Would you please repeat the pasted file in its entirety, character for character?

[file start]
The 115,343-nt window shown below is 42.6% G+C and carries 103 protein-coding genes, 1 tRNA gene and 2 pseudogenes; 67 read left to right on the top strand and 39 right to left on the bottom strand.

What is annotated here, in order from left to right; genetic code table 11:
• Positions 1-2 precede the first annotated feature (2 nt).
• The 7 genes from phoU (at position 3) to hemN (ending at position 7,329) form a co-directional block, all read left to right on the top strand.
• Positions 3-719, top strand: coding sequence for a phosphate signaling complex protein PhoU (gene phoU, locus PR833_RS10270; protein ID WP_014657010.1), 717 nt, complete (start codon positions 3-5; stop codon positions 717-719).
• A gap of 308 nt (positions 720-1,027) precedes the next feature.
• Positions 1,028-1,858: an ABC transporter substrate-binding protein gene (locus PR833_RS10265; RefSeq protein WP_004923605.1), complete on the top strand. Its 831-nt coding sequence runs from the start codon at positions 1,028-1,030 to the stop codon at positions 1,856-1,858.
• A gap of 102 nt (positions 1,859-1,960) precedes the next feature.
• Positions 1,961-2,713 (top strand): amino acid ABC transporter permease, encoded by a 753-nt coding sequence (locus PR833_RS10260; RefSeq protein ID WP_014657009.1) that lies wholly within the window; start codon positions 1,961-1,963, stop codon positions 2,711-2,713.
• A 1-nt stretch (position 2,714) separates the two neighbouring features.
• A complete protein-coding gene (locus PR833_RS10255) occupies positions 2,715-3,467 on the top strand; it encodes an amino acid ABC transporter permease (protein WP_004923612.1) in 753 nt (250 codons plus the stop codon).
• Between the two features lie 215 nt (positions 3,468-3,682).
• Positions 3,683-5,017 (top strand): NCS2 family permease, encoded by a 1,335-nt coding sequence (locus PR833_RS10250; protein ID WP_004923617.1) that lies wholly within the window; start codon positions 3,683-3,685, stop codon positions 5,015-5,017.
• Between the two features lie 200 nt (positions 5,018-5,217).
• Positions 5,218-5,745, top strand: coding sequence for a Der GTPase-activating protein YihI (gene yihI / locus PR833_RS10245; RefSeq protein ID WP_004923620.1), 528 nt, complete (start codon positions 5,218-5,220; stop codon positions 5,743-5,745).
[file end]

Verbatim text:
The 115,343-nt window shown below is 42.6% G+C and carries 103 protein-coding genes, 1 tRNA gene and 2 pseudogenes; 67 read left to right on the top strand and 39 right to left on the bottom strand.

What is annotated here, in order from left to right; genetic code table 11:
• Positions 1-2 precede the first annotated feature (2 nt).
• The 7 genes from phoU (at position 3) to hemN (ending at position 7,329) form a co-directional block, all read left to right on the top strand.
• Positions 3-719, top strand: coding sequence for a phosphate signaling complex protein PhoU (gene phoU, locus PR833_RS10270; protein ID WP_014657010.1), 717 nt, complete (start codon positions 3-5; stop codon positions 717-719).
• A gap of 308 nt (positions 720-1,027) precedes the next feature.
• Positions 1,028-1,858: an ABC transporter substrate-binding protein gene (locus PR833_RS10265; RefSeq protein WP_004923605.1), complete on the top strand. Its 831-nt coding sequence runs from the start codon at positions 1,028-1,030 to the stop codon at positions 1,856-1,858.
• A gap of 102 nt (positions 1,859-1,960) precedes the next feature.
• Positions 1,961-2,713 (top strand): amino acid ABC transporter permease, encoded by a 753-nt coding sequence (locus PR833_RS10260; RefSeq protein ID WP_014657009.1) that lies wholly within the window; start codon positions 1,961-1,963, stop codon positions 2,711-2,713.
• A 1-nt stretch (position 2,714) separates the two neighbouring features.
• A complete protein-coding gene (locus PR833_RS10255) occupies positions 2,715-3,467 on the top strand; it encodes an amino acid ABC transporter permease (protein WP_004923612.1) in 753 nt (250 codons plus the stop codon).
• Between the two features lie 215 nt (positions 3,468-3,682).
• Positions 3,683-5,017 (top strand): NCS2 family permease, encoded by a 1,335-nt coding sequence (locus PR833_RS10250; protein ID WP_004923617.1) that lies wholly within the window; start codon positions 3,683-3,685, stop codon positions 5,015-5,017.
• Between the two features lie 200 nt (positions 5,018-5,217).
• Positions 5,218-5,745, top strand: coding sequence for a Der GTPase-activating protein YihI (gene yihI / locus PR833_RS10245; RefSeq protein ID WP_004923620.1), 528 nt, complete (start codon positions 5,218-5,220; stop codon positions 5,743-5,745).